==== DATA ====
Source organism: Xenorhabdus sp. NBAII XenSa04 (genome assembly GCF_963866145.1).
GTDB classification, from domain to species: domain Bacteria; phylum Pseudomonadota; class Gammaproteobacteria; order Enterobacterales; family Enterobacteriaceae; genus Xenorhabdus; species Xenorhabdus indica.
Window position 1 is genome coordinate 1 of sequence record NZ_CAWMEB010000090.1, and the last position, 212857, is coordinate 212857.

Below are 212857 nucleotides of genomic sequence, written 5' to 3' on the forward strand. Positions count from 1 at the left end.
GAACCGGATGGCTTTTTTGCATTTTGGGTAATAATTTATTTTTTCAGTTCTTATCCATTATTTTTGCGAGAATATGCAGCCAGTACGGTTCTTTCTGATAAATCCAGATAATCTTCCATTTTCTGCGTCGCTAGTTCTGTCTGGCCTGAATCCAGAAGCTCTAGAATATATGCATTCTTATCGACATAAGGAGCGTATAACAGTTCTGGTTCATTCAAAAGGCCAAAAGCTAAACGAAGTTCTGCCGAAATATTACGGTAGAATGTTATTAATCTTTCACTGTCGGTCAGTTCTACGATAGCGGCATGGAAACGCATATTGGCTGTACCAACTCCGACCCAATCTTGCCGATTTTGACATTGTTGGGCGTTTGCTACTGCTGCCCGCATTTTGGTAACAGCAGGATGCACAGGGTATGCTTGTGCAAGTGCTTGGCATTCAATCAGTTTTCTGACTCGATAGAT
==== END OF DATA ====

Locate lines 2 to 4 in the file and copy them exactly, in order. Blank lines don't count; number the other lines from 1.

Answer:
GTDB classification, from domain to species: domain Bacteria; phylum Pseudomonadota; class Gammaproteobacteria; order Enterobacterales; family Enterobacteriaceae; genus Xenorhabdus; species Xenorhabdus indica.
Window position 1 is genome coordinate 1 of sequence record NZ_CAWMEB010000090.1, and the last position, 212857, is coordinate 212857.

Below are 212857 nucleotides of genomic sequence, written 5' to 3' on the forward strand. Positions count from 1 at the left end.